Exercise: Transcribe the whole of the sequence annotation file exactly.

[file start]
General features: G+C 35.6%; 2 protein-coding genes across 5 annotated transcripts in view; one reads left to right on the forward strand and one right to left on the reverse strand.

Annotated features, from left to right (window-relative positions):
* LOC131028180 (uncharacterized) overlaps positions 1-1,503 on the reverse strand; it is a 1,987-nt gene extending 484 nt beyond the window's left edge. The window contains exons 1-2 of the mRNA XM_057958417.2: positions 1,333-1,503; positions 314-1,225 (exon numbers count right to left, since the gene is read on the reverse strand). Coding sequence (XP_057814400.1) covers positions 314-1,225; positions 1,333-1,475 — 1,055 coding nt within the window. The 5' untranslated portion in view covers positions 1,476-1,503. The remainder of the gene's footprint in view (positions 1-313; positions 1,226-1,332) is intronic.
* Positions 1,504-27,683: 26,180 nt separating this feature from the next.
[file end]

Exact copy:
General features: G+C 35.6%; 2 protein-coding genes across 5 annotated transcripts in view; one reads left to right on the forward strand and one right to left on the reverse strand.

Annotated features, from left to right (window-relative positions):
* LOC131028180 (uncharacterized) overlaps positions 1-1,503 on the reverse strand; it is a 1,987-nt gene extending 484 nt beyond the window's left edge. The window contains exons 1-2 of the mRNA XM_057958417.2: positions 1,333-1,503; positions 314-1,225 (exon numbers count right to left, since the gene is read on the reverse strand). Coding sequence (XP_057814400.1) covers positions 314-1,225; positions 1,333-1,475 — 1,055 coding nt within the window. The 5' untranslated portion in view covers positions 1,476-1,503. The remainder of the gene's footprint in view (positions 1-313; positions 1,226-1,332) is intronic.
* Positions 1,504-27,683: 26,180 nt separating this feature from the next.